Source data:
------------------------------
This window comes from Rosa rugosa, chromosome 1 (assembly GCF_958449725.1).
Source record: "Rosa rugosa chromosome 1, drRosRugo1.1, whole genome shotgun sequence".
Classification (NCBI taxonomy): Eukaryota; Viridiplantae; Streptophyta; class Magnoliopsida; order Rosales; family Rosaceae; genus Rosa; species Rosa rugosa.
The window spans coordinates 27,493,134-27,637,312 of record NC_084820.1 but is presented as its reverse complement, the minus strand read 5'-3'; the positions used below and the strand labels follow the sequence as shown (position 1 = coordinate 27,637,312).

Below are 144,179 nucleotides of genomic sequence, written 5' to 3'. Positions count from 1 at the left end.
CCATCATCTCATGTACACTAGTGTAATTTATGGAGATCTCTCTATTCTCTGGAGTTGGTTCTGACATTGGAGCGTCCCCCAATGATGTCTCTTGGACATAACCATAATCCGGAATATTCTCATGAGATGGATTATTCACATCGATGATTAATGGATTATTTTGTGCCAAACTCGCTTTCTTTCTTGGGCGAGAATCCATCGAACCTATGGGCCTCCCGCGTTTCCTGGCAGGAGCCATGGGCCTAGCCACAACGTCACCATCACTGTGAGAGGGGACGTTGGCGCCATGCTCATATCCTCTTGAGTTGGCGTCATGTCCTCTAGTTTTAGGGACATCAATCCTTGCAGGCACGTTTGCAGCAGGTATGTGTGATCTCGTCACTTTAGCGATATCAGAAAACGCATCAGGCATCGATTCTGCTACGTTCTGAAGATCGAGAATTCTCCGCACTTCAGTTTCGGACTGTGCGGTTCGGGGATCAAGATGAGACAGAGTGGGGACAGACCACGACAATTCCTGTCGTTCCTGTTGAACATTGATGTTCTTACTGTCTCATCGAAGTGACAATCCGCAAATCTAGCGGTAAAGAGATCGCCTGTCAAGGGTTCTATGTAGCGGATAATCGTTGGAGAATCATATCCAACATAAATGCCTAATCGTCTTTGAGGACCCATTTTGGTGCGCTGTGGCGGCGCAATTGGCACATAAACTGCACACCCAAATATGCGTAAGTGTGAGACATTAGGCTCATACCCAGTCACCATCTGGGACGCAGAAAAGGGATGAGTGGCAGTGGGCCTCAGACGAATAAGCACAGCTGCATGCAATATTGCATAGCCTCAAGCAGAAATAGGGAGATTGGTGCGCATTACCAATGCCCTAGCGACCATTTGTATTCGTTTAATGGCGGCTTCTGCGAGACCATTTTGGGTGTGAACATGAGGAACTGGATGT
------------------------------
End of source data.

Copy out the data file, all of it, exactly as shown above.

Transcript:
This window comes from Rosa rugosa, chromosome 1 (assembly GCF_958449725.1).
Source record: "Rosa rugosa chromosome 1, drRosRugo1.1, whole genome shotgun sequence".
Classification (NCBI taxonomy): Eukaryota; Viridiplantae; Streptophyta; class Magnoliopsida; order Rosales; family Rosaceae; genus Rosa; species Rosa rugosa.
The window spans coordinates 27,493,134-27,637,312 of record NC_084820.1 but is presented as its reverse complement, the minus strand read 5'-3'; the positions used below and the strand labels follow the sequence as shown (position 1 = coordinate 27,637,312).

Below are 144,179 nucleotides of genomic sequence, written 5' to 3'. Positions count from 1 at the left end.
CCATCATCTCATGTACACTAGTGTAATTTATGGAGATCTCTCTATTCTCTGGAGTTGGTTCTGACATTGGAGCGTCCCCCAATGATGTCTCTTGGACATAACCATAATCCGGAATATTCTCATGAGATGGATTATTCACATCGATGATTAATGGATTATTTTGTGCCAAACTCGCTTTCTTTCTTGGGCGAGAATCCATCGAACCTATGGGCCTCCCGCGTTTCCTGGCAGGAGCCATGGGCCTAGCCACAACGTCACCATCACTGTGAGAGGGGACGTTGGCGCCATGCTCATATCCTCTTGAGTTGGCGTCATGTCCTCTAGTTTTAGGGACATCAATCCTTGCAGGCACGTTTGCAGCAGGTATGTGTGATCTCGTCACTTTAGCGATATCAGAAAACGCATCAGGCATCGATTCTGCTACGTTCTGAAGATCGAGAATTCTCCGCACTTCAGTTTCGGACTGTGCGGTTCGGGGATCAAGATGAGACAGAGTGGGGACAGACCACGACAATTCCTGTCGTTCCTGTTGAACATTGATGTTCTTACTGTCTCATCGAAGTGACAATCCGCAAATCTAGCGGTAAAGAGATCGCCTGTCAAGGGTTCTATGTAGCGGATAATCGTTGGAGAATCATATCCAACATAAATGCCTAATCGTCTTTGAGGACCCATTTTGGTGCGCTGTGGCGGCGCAATTGGCACATAAACTGCACACCCAAATATGCGTAAGTGTGAGACATTAGGCTCATACCCAGTCACCATCTGGGACGCAGAAAAGGGATGAGTGGCAGTGGGCCTCAGACGAATAAGCACAGCTGCATGCAATATTGCATAGCCTCAAGCAGAAATAGGGAGATTGGTGCGCATTACCAATGCCCTAGCGACCATTTGTATTCGTTTAATGGCGGCTTCTGCGAGACCATTTTGGGTGTGAACATGAGGAACTGGATGT